Ok, so Dr. Mark and I decided to try an IUD to see if that would help treat some of the most painful symptoms of both PCOS and endo. Now, I was pretty nervous about an IUD. I had tried a bunch of other kinds of birth control to reduce the cysts and the endo pain, and they all had pretty horrible side effects (the most traumatizing being 6 and 8-week long periods where I was soaking through two jumbo tampons an hour, every hour). I’m pretty sure I have some kind of PSTD from those months. My concern with an IUD was that it would generate the same kind of never-ending period, but that instead of just pulling off the patch, or removing the ring, or stopping the pills, I’d have to go to the hospital and have a procedure. It seemed a lot riskier to me.

But, Dr. Mark assured me that he could get me an appointment to have a “malfunctioning” IUD removed within 48 hours, so we decided to go for it. Prior to getting it put in, I had to have a few tests, you know, standard procedure, blah blah blah.

What was supposed to be something close to “we’ll just take a look and maybe need to take a sample” (for the uninitiated: that’s what a doc takes a little scrape of tissue from the inside of your vagina) ended up being a big, ole bloody mess. Instead of the “look-see” he ended up taking SEVEN significant samples from the inside of my vag. Seven! And the sample sites wouldn’t stop bleeding. He eventually sent the nurse running for some silver nitrate, which chemically cauterizes a wound, and it took multiple applications for me to stop bleeding. Ya’ll, there was blood everywhere. On my legs, on my doctor’s coat, I soaked through all the pads they brought AND the others in the room AND the ones he sent a frazzled nurse scurrying off to retrieve. There was blood on the floor and probably on their shoes. It was….it was a fucking war zone.

I was a sobbing mess, Blue Eyes nearly lost it, and Dr. Mark felt truly horrible about the entire ordeal, but explained that what he saw did not look normal and he had to make sure, which, frankly, I agree with. A few days later my test results came back as “not cancer, which is good, but these aren’t normal cells either, so we definitely need to keep a close watch on them.” Um, yay? At any rate, that sort-of All Clear meant I could schedule a day to get the IUD.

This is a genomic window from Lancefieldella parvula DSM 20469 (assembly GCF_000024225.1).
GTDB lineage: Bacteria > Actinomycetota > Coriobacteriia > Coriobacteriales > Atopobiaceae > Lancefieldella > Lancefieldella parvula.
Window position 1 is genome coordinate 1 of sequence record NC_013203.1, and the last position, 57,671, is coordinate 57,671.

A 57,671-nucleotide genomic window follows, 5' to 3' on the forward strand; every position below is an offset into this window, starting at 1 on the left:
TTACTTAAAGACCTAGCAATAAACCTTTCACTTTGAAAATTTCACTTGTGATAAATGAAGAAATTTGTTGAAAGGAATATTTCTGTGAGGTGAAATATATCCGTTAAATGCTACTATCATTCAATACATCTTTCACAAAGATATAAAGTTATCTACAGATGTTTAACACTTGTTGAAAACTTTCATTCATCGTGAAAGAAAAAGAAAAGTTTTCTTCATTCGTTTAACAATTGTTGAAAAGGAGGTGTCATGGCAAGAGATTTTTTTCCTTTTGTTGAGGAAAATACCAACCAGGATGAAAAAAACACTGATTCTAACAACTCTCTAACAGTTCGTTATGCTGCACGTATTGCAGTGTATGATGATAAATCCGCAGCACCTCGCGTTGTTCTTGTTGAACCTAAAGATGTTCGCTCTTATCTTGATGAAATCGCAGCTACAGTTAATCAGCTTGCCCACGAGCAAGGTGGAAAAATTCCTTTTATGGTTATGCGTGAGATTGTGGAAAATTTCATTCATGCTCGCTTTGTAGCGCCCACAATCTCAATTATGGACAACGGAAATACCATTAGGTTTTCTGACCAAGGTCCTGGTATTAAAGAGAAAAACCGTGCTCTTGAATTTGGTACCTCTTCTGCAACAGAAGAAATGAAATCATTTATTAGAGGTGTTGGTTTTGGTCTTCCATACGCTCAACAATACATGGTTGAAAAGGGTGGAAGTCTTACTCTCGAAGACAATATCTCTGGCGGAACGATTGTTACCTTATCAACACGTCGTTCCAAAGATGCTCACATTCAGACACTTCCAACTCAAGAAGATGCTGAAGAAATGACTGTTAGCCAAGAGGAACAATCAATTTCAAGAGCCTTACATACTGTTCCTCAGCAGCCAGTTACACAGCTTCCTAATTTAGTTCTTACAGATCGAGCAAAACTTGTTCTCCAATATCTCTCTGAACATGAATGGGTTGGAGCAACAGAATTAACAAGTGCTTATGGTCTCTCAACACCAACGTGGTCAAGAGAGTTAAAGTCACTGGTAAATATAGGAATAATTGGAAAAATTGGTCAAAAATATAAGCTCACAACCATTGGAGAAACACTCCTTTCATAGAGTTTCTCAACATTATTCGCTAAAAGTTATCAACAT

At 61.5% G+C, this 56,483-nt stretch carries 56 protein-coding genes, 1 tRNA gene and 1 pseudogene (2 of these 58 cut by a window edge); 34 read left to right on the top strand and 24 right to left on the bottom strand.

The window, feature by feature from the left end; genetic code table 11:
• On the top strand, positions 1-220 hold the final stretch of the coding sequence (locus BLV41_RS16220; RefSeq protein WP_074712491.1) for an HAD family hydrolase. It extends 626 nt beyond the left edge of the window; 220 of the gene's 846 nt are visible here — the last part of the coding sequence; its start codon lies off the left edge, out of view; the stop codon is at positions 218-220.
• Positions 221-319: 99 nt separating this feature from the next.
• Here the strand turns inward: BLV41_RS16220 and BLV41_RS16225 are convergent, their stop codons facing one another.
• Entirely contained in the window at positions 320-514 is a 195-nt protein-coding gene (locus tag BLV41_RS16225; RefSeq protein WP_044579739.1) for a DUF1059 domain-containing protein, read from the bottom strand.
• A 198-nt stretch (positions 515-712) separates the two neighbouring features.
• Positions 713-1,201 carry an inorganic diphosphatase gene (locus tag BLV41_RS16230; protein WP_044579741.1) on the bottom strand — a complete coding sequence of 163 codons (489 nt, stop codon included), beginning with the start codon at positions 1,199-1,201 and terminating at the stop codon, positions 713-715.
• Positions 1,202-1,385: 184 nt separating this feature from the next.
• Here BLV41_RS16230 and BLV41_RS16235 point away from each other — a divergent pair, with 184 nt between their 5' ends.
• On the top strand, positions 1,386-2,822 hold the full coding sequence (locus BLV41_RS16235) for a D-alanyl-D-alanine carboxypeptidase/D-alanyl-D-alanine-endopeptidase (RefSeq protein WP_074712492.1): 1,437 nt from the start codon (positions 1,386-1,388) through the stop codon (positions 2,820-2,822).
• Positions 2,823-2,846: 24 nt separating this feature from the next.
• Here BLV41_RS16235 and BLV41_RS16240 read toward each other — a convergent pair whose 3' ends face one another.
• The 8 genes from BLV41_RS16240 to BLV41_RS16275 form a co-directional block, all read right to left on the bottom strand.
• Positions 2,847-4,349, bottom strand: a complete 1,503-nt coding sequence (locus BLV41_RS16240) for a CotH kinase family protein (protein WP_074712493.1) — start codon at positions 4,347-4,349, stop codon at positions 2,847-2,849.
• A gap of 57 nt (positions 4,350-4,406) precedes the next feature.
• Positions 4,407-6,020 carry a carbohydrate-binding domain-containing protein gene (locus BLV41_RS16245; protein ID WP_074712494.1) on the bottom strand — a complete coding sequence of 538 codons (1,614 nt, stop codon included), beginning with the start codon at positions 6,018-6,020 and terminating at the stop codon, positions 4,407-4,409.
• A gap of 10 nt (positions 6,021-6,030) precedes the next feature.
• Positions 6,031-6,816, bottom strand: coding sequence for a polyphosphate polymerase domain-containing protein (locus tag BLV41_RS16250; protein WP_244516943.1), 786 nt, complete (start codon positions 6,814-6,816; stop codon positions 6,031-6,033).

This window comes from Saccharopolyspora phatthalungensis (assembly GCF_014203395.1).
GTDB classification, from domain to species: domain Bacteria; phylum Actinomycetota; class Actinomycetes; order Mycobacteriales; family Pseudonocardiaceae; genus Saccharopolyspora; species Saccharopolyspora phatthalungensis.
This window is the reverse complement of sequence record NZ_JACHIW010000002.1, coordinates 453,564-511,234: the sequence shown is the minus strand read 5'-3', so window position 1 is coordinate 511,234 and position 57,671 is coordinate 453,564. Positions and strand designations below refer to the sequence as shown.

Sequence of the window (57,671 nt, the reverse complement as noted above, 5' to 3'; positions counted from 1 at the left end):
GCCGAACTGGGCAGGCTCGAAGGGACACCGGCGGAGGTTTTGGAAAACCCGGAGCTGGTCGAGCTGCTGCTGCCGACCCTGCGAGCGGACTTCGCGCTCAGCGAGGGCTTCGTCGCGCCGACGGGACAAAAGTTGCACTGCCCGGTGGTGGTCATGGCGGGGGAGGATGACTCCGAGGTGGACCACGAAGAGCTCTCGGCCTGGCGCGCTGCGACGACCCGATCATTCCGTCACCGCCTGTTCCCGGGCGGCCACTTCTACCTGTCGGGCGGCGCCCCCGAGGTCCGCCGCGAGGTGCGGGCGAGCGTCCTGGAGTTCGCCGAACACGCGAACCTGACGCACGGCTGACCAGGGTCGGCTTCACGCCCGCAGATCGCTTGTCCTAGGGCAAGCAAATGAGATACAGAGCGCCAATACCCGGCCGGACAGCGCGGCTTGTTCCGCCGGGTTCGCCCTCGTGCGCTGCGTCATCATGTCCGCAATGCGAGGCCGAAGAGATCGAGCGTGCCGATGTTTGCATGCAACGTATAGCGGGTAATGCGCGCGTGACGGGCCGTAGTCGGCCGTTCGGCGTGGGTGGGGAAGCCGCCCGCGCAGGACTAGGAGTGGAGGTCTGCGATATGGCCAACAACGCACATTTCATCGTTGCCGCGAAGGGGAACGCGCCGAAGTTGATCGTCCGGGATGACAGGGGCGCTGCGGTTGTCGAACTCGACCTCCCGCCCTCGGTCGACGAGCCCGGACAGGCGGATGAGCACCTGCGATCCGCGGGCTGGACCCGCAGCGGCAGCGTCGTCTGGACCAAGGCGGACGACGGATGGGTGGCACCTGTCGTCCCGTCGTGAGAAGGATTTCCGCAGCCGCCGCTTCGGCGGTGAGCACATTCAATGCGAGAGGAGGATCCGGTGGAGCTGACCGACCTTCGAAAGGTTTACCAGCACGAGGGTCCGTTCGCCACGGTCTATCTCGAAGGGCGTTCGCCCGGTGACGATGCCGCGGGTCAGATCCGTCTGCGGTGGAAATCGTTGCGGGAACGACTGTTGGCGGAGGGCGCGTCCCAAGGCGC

Dr. Mark, bless his heart, wanted to make sure I was well drugged for this next procedure. I am unnaturally small in my lady bits, especially when you think that I’m not petite in any other way. I often require the pediatric duck-bill clamp thing during a pelvic exam. To insert an IUD I’d have to be jacked open farther than I’d ever been before, and for quite a bit longer so he could get the thing placed correctly. We were both nervous about it, rightfully so. I took Pitocin (drug often used to promote labor) for a couple of hours prior to my appointment, in order to soften the insides of my lady bits and allow that damn clamp thing to do it’s gruesome job. I also took a doctor-recommended double dose of Valium to help control my anxiety and reduce muscle tension. No, I did not drive myself to the hospital, I was all sorts of loopy and still had a few more pills for the actual procedure. I took Percoset when I arrived and then it was Go Time. Even through my drug-induced haze I was super nervous, the last time I’d been in that room had been HELL and I was having flashbacks of ALL THE BLOODY THINGS.